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Written by Texas Highways

Experience One of the Best Live Music Experiences in Texas at Houston’s Silver Slipper

In broad daylight, the Silver Slipper is hardly a looker. The compact building 4 miles northeast of downtown Houston is about as long and wide as an eight-lane bowling alley—“indistinct Minimal Traditional,” according to The Handbook of Texas. Three days a week, it’s a bar, short-order eatery, and neighborhood hangout.

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Silver Slipper

3717 Crane St. in Houston
Hosts live rhythm and blues Sat 10 p.m.-2 a.m. Doors open 8 p.m. $5 cover.
713-673-9004

A caprese wedge salad on a plate

When chef Denise Shavandy walks into the Modern Art Museum of Fort Worth, she often wonders if she’s dreaming. Before she found her way to cooking, Shavandy considered other career paths that might have landed her in a place like this. Fortuitously, her job as executive chef of Café Modern, the museum’s restaurant, involves crafting beautiful food next to some of the most important art anywhere, inside a building created by one of the world’s foremost design talents.

Pair savory smoked sausage with the sweet-tart intensity of sun-dried tomatoes, spinach, and a hit of garlic and Parmesan in this 30-minute gnocchi dish that melds German and Italian flavors.

Opa's sausages on a platter

Walking into Opa’s Smoked Meats in Fredericksburg is a bit like stepping foot in your grandparents’ kitchen—especially if you call your grandparents oma and opa. Long shelves are curated with odds and ends like jars of red cabbage and bottles of vinegar, and beer steins sit next to faded drop horns, cast iron pans, and copies of The New German Cookbook. Every day, the staff sets out a large board of samples with cheese and meat, slices of sausage, and red bell peppers filled with zesty dips.

A sotol margarita rests on the bar

In 2016, graduate students Judson Kauffman, Brent Looby, and Ryan Campbell stood around in a college parking garage drinking Mexican sotol from the bottle before class. 

“Not half bad,” Kauffman remembers as the collective reaction. 

Illustration of downtown Brenham

There aren’t enough synonyms for “quaint” in describing Brenham, that rare landlocked town that feels like it should have a lighthouse. Arranged around an Art Deco courthouse which, built in 1939, is one of the newer buildings downtown, Brenham keeps history in its place.

Railroad with train crossing and paddleboarders in the Brazos River below

Despite its title, this story is not a parody of a famous novel with a similar name. It is about a love affair, however, one that endures between the people of Waco and their bridges. And this love story begins with a tortilla.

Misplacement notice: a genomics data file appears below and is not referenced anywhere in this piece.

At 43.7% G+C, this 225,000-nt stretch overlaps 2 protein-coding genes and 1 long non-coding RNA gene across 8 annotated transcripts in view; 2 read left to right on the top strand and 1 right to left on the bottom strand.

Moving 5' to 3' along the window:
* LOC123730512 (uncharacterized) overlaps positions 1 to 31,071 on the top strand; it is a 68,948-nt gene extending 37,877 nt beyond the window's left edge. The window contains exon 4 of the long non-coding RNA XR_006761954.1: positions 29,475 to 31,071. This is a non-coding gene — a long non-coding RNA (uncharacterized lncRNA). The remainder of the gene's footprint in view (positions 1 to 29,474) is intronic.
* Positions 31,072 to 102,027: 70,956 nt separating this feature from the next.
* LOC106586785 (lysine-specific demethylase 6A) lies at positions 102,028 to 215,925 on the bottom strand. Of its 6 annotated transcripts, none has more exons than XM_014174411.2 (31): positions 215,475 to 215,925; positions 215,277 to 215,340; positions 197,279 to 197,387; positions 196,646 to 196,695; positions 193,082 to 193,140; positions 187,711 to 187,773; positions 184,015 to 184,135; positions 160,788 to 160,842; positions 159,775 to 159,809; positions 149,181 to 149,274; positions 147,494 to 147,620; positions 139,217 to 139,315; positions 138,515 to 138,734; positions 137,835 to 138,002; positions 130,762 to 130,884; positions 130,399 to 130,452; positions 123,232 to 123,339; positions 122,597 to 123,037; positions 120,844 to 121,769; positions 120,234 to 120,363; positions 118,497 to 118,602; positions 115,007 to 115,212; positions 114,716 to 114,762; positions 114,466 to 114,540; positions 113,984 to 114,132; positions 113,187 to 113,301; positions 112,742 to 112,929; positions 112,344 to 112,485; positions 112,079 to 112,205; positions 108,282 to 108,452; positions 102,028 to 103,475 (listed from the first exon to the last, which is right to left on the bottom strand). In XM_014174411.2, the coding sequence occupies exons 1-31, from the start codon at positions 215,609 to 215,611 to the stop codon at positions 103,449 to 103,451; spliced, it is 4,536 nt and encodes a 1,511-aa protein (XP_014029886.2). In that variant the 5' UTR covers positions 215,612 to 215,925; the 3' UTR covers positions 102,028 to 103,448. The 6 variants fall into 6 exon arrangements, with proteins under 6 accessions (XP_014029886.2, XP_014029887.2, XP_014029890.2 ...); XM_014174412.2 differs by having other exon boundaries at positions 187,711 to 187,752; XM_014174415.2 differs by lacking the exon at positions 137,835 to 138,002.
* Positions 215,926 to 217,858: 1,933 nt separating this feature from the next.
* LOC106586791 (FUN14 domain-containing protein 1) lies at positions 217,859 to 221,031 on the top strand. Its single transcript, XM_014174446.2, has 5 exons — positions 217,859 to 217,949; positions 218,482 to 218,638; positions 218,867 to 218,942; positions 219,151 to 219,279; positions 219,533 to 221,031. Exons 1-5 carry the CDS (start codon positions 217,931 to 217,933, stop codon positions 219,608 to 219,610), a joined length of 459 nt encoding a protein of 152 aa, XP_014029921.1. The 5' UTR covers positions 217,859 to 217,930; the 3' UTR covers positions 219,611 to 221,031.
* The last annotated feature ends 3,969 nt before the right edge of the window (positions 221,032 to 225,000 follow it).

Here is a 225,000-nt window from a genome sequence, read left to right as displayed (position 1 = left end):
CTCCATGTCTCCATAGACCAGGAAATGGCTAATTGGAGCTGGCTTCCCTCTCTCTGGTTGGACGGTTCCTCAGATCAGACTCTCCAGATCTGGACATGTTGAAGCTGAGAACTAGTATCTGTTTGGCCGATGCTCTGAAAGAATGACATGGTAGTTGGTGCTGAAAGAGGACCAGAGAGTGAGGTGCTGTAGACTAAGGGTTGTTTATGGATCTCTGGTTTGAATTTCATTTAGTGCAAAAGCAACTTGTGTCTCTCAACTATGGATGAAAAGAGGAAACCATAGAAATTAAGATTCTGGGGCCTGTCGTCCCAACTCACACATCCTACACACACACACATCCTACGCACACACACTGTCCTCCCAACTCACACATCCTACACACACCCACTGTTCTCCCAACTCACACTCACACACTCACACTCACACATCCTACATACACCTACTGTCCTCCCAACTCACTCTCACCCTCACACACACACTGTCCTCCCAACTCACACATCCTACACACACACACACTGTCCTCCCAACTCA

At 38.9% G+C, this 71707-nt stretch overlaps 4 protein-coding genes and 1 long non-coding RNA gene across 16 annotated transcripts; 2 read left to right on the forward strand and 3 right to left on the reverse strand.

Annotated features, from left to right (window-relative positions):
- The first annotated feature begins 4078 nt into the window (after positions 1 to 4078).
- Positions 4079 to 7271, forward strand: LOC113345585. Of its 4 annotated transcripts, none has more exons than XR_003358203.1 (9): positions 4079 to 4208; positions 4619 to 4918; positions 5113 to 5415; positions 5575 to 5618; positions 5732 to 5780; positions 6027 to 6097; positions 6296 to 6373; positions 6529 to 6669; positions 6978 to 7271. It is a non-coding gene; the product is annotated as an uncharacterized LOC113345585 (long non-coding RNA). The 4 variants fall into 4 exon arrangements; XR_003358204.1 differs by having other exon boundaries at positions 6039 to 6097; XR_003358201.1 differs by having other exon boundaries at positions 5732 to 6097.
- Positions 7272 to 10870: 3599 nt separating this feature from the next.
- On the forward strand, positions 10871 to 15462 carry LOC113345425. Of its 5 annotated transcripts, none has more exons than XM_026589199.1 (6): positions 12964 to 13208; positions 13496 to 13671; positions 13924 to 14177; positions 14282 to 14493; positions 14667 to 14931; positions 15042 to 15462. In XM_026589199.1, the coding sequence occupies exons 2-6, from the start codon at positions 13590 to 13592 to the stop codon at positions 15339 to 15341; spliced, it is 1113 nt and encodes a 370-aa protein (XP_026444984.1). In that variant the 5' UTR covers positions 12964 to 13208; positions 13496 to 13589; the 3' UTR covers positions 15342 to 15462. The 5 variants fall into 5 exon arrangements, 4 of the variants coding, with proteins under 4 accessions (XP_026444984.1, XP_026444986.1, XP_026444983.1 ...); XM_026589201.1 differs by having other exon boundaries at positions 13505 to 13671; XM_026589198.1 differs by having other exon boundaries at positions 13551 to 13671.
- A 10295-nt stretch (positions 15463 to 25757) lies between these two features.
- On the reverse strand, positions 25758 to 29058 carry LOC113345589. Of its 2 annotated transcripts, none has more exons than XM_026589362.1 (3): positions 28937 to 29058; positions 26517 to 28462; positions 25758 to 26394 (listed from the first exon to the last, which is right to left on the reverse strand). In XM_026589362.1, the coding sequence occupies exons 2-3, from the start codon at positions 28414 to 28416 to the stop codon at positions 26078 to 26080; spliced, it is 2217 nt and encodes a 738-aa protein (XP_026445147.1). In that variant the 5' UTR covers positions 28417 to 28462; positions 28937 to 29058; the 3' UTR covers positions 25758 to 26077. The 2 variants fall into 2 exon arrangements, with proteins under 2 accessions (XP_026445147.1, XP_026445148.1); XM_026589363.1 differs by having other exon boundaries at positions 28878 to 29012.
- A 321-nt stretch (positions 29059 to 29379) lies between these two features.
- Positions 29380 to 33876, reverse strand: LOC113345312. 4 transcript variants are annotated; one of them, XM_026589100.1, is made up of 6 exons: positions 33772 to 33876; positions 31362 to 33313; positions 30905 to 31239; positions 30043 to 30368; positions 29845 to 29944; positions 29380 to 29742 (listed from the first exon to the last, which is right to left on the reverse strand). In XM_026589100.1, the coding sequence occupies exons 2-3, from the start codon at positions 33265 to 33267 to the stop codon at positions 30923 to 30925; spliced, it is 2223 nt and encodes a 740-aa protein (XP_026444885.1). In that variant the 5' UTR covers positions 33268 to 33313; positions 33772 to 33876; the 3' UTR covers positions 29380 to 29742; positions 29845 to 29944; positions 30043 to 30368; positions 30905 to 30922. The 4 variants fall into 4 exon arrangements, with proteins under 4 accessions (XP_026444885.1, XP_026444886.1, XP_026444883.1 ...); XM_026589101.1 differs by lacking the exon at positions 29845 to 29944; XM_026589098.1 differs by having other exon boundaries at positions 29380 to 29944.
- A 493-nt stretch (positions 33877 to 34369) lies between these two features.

Chet Garner standing in front of a Nocona Mural

I don’t go trippin’ to North Texas as much as I’d like to, so in the hopes of finding a new adventure I hopped on the highway and drove as far north as it would take me (without landing in Oklahoma). And what I found was Nocona, a fascinating town with a storied leatherworking tradition.

Illustration of Lawrence Wright at his dest with a typewriter and map of Texas

Lawrence Wright doesn’t do well with downtime. 

“I’m horrible, just horrible,” Wright says, lounging in his west Austin home. “I cannot stand not having something to do.” Along with restlessness comes a curiosity and commitment to deep-dive into dangerous and labyrinthine subjects like terrorist organizations, the Church of Scientology, and the Satanic underground. That exacting combination has earned the author and staff writer for The New Yorker a year for the ages.

The Rookery at High Island feature

The art aficionados at the opening of Frank X. Tolbert 2’s Texas Bird Project exhibition in Austin were clearly enamored with the artist’s prints, paintings, and drawings of the state’s winged and feathered beings. But the birdwatchers who came to meet the Houston artist were absolutely rapt.

Outside front of the Hotel Saint George.

He likes to sit and drink and think.” That’s what one of Donald Judd’s interns told me about the New York artist, pioneer, and patron saint of Marfa’s contemporary art scene. We were standing by the bonfire, bagpipe song rolling over the Chihuahuan Desert. It was late winter in ’93, the year before Judd passed away, and I was a guest at one of the bonfires Judd regularly hosted at his Marfa art compound, The Chinati Foundation. He’d flown bagpipers in from Scotland; the burly, jolly Scotsmen in full kilt made a surreal contrast against the wide skies and pale grasses of this West Texas landscape. Even more surreal for me is the memory of Judd telling me why he likes bagpipes: They are, he said, the music that least reminds him of human voices.

Clouds over the teepees at El Cosmico in Marfa

Arriving in Marfa, the high-desert ranching town with a lofty reputation as a mecca for modern art, first-time visitors sometimes find themselves wandering empty streets and wondering, “What’d I miss?” Those who come to love this creative outpost understand that it takes patience to get a feel for the town’s enigmatic allure. For three days each fall, however, the stylish counter-cultural side of Marfa is on full display at the Trans-Pecos Festival of Music + Love.

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